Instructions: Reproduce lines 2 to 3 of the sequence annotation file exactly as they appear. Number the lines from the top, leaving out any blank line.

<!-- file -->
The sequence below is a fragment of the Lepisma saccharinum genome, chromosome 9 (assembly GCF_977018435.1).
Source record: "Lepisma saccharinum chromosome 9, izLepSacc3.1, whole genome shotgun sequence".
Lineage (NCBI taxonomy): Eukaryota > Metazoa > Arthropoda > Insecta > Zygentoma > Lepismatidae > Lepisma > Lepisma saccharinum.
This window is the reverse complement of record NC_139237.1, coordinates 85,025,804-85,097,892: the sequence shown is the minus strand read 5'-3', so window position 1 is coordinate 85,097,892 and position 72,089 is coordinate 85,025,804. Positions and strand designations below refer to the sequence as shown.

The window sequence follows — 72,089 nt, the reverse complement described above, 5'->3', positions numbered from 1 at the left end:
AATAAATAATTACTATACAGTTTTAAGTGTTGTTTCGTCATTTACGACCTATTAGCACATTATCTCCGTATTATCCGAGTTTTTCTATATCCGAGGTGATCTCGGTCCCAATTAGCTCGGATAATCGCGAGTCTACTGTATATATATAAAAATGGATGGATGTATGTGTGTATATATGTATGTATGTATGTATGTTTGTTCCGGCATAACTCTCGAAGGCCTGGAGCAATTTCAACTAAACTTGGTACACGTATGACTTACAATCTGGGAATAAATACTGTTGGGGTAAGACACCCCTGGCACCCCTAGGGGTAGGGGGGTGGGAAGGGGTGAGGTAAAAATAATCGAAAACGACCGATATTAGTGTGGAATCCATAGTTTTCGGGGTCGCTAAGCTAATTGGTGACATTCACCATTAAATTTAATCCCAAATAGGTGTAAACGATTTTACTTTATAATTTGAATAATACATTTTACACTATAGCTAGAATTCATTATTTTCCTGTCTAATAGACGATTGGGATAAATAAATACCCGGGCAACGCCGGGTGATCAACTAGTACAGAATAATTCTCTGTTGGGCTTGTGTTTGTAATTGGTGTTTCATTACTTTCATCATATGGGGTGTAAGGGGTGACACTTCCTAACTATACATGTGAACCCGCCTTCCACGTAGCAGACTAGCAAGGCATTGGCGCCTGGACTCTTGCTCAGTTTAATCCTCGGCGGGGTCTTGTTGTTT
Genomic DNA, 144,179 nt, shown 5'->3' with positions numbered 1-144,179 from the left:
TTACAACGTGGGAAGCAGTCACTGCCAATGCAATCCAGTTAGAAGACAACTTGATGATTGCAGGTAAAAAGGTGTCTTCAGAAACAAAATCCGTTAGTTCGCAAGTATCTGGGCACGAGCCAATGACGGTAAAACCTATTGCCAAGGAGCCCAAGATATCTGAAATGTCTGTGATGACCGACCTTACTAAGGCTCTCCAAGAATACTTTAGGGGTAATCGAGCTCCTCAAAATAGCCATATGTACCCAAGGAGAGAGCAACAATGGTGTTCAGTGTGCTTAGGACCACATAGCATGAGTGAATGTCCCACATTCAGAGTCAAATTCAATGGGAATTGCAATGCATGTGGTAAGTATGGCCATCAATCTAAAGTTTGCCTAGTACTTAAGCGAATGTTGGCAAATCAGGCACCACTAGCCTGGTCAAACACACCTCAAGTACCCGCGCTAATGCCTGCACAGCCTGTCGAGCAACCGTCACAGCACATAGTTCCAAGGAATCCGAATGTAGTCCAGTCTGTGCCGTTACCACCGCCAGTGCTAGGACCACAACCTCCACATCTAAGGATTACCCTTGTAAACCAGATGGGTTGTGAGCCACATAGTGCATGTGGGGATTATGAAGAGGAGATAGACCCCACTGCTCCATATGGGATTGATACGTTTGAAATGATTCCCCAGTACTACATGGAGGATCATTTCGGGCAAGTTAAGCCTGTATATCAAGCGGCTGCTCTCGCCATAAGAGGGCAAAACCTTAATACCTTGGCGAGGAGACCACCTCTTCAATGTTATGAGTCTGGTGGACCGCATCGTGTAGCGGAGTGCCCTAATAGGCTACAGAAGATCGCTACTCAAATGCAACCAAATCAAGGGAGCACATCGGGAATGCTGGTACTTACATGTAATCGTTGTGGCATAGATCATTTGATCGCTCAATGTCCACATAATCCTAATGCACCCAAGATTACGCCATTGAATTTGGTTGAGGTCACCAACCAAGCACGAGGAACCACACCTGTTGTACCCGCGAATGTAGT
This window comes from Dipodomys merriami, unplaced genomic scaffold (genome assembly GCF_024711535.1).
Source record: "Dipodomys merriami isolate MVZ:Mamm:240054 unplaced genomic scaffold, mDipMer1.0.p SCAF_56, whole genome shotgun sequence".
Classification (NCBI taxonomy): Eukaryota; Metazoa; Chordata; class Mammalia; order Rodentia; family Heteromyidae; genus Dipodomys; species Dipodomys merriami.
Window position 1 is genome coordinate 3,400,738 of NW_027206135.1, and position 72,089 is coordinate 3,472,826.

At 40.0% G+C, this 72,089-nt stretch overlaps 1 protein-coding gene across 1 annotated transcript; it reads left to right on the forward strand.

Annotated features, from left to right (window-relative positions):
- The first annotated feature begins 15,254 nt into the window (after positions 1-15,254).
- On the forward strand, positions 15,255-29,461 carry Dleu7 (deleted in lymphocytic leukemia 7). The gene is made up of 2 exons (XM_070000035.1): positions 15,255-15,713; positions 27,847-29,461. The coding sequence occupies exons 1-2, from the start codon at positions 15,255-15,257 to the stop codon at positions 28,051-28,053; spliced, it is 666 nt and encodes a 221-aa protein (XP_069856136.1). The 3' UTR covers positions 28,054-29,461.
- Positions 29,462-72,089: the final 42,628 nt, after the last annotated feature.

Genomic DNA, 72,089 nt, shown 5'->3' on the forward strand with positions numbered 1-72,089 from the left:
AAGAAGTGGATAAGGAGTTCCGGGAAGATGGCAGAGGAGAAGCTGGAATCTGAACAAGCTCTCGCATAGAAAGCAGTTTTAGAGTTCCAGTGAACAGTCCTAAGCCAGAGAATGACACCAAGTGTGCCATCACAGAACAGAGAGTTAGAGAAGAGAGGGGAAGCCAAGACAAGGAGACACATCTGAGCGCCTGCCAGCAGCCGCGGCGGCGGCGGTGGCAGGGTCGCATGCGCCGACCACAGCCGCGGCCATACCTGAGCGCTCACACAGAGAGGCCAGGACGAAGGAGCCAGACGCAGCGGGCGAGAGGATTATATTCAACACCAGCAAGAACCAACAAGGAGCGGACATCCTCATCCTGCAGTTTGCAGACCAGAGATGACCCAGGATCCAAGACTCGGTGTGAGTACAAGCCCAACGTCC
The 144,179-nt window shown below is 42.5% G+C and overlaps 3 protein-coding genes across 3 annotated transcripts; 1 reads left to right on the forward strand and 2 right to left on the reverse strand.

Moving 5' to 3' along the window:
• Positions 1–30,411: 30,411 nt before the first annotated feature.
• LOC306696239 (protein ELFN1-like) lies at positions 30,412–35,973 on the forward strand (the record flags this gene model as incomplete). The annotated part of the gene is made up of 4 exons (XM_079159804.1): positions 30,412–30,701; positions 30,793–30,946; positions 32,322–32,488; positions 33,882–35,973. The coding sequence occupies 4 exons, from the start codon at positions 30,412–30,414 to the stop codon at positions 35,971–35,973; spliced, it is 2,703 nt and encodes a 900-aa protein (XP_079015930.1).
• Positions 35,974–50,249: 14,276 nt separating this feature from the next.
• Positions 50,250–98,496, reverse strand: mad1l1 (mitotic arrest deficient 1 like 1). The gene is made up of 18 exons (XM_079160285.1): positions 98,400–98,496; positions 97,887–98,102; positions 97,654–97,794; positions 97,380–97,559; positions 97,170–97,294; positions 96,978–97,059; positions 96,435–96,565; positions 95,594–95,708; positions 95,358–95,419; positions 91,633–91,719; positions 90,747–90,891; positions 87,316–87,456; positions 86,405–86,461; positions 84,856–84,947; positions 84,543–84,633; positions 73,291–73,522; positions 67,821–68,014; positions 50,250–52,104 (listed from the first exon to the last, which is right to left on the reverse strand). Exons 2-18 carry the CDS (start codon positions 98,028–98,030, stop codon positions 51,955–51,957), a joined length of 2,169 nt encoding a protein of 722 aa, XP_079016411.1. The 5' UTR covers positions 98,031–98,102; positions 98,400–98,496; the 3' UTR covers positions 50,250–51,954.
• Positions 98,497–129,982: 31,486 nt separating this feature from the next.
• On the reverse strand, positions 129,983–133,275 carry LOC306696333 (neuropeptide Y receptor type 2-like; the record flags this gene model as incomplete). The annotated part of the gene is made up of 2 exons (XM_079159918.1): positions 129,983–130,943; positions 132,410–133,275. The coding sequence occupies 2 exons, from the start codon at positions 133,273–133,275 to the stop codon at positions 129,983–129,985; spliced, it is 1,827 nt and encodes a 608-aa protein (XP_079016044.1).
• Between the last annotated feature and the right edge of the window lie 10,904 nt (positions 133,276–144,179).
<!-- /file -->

Source record: "Lepisma saccharinum chromosome 9, izLepSacc3.1, whole genome shotgun sequence".
Lineage (NCBI taxonomy): Eukaryota > Metazoa > Arthropoda > Insecta > Zygentoma > Lepismatidae > Lepisma > Lepisma saccharinum.